Over the last decade, America has witnessed a series of dramatic successes. Our aggregate economic indicators have been at their best ever. The end of the Cold War has legitimized American democracy and free-market policies. However, all this “good news” has falsified our perceptions. In a time of dramatically high stock returns and dwindling murder rates, we are ignoring many still-existing, important, underlying problems. We are becoming numb to issues that must be addressed quickly and resolutely. Great economic growth has allowed us to grow apathetic.
Cornel West said in his lecture here last Wednesday that complacency is the mortal enemy of democracy. He also said that we are in dire need of true statesmanship.
Dr. West is right; America needs statesmen who are willing to take on the immense problems facing us. As we enter the 2000 presidential election season, we need to choose a President who is bold in ideology.
We need someone who will wake up America, who is not afraid of special interests and who will, frankly, ignore the polls. We need someone who will tackle the myriad complicated problems infecting our democracy.
What are these problems that our next President should address? Well, there is a wide array of issues; here is just a sampling of those that require urgent action:
• Despite America’s impressive economic growth during the 90s, the gap between rich and poor is widening dramatically. Laissez-faire economic policies have allowed our middle-class to shrink, driving more Americans into the working class and into poverty. As a result, many pockets of this country exhibit third world conditions.
• Social Security and Medicare, two pillars of the American socio-economic framework, are facing imminent bankruptcy in the face of unprecedented demographic and financial challenges. We must act quickly to save and strengthen these programs for future generations.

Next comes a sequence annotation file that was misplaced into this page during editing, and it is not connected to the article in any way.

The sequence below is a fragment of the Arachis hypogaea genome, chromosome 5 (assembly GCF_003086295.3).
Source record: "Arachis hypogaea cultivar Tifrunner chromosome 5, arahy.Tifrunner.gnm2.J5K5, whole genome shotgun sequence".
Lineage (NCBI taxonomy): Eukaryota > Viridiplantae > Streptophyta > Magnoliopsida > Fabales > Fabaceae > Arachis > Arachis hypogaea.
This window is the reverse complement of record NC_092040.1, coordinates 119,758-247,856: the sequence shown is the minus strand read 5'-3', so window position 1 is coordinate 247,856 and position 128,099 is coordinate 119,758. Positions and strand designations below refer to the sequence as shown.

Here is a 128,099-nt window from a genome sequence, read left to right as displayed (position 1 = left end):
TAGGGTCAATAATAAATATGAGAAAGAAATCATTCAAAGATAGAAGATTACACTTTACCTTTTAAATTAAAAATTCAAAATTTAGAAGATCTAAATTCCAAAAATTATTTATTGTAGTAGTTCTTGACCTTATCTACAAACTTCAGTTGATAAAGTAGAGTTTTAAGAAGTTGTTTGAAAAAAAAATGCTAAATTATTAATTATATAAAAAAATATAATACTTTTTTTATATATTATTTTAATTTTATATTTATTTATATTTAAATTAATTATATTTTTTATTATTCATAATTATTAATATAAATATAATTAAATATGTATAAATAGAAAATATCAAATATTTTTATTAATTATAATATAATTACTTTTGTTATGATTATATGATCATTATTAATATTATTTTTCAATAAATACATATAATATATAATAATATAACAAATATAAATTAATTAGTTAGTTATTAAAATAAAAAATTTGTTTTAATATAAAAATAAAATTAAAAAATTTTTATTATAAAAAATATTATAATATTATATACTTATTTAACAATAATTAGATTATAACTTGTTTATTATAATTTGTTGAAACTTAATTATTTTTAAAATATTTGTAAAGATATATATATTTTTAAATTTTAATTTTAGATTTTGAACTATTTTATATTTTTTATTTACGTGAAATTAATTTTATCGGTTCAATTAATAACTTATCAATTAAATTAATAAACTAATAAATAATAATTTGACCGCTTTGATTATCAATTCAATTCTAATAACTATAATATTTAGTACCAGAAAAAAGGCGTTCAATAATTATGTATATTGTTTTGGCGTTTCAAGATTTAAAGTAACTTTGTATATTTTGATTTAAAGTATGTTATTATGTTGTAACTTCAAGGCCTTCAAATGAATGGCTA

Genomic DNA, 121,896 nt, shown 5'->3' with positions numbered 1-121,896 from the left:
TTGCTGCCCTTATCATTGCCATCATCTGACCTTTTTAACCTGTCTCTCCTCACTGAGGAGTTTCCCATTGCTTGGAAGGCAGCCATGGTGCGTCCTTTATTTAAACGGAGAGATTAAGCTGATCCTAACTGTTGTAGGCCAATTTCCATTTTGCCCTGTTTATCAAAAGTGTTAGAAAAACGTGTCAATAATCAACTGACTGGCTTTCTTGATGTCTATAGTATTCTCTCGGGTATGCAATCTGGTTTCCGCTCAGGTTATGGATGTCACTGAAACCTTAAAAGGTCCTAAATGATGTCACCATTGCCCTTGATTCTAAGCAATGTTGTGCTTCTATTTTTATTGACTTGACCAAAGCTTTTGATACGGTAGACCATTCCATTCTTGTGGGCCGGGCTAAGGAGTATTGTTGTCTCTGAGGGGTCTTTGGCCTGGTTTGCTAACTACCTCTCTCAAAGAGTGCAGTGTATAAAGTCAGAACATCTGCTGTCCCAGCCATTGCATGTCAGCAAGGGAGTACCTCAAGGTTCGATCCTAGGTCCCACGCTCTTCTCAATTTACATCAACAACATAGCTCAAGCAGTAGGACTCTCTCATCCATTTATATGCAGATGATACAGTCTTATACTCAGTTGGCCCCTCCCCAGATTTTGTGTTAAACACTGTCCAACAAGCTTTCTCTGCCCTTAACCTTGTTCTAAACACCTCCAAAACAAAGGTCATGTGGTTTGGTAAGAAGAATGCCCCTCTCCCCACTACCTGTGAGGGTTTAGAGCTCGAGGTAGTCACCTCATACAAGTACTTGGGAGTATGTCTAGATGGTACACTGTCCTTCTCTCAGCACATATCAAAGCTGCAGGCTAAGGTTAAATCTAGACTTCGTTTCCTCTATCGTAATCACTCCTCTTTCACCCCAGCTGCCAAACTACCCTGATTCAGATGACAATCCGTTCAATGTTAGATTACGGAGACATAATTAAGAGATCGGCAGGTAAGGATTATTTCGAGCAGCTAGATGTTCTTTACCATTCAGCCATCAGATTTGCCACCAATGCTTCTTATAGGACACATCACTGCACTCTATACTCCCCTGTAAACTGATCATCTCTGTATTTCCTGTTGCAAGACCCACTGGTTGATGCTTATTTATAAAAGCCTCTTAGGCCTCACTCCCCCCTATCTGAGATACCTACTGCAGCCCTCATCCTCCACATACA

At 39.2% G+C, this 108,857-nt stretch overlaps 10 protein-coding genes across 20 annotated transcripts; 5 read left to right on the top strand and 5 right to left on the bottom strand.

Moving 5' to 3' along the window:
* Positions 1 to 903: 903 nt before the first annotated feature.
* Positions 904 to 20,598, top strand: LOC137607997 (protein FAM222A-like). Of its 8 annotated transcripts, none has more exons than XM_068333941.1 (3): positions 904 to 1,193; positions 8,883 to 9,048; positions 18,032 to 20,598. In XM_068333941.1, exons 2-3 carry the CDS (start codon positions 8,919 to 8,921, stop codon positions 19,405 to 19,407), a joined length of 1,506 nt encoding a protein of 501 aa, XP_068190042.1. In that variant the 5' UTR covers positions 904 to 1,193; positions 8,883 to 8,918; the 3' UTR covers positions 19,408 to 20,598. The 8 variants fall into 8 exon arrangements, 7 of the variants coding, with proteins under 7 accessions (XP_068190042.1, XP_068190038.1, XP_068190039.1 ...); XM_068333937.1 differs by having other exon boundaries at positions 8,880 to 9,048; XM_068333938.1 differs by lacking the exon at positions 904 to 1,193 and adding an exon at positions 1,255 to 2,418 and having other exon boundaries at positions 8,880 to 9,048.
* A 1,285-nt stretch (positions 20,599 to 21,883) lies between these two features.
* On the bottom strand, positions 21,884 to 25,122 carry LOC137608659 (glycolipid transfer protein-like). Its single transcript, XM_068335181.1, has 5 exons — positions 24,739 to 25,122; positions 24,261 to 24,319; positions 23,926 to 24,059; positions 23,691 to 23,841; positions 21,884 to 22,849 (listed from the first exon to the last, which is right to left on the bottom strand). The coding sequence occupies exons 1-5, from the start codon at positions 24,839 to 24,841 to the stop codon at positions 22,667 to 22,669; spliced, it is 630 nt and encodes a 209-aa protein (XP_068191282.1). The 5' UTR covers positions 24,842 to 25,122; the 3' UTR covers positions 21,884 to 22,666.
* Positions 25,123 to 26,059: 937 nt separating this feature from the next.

• Nor can we ignore environmental issues. We see global warming and overpopulation creeping upon us. In America, suburban sprawl is out of control, destroying many of our natural habitats and corrupting our natural beauty.
• Our public education system consistently ranks among the worst in the developed world. We cannot afford to put another generation of American children through schools that lack tough, academic and intellectual standards, which are riddled with violence, failing teaching strategies and decrepit facilities.
• We are the only industrialized country without universal health insurance; consequently, almost 50 million Americans lack basic health care. This poses a great moral dilemma to a society that prides itself on equality. Today, wealth buys good health. Those that do not have health insurance are more likely to suffer from chronic health problems and die premature deaths. Many millions of the uninsured are children, posing a public health disaster in the making.
• The Republican Congress’ treacherous isolationism is eroding away America’s credibility and prestige in the world. We cannot afford another year of the irresponsible, arrogant, ignorant and insulting behavior in foreign affairs on the part of this Congress.
• Americans are overworked, underpaid and enslaved by market forces. We are becoming increasingly isolated from one another and becoming more complacent and less involved in public life and public discourse.
These issues pose real threats to the survival of our democracy. As Bill Bradley says, “big problems require big solutions.”
We can no longer afford the excruciating politics of the center that is so characteristic of the Clinton administration. We cannot go through another four or eight years of “baby-step” solutions. America needs action now. America needs universal health care now; we need comprehensive campaign finance reform now; we need to completely revamp our education system now.
These problems are eating away at America’s core and most of us do not even realize it. Our failure to confront them, coupled with our inability to institute sweeping solutions will sooner, rather than later, explode in our face.
Our next President must be bold and visionary. He or she must not be afraid to take on powerful, and usually unhealthy, self-interests. Our next leader should look to his/her heart and not to polling data for political inspiration. We’ve had enough of the politics of complacency. America is thirsty for ideology. We need true, genuine leadership now.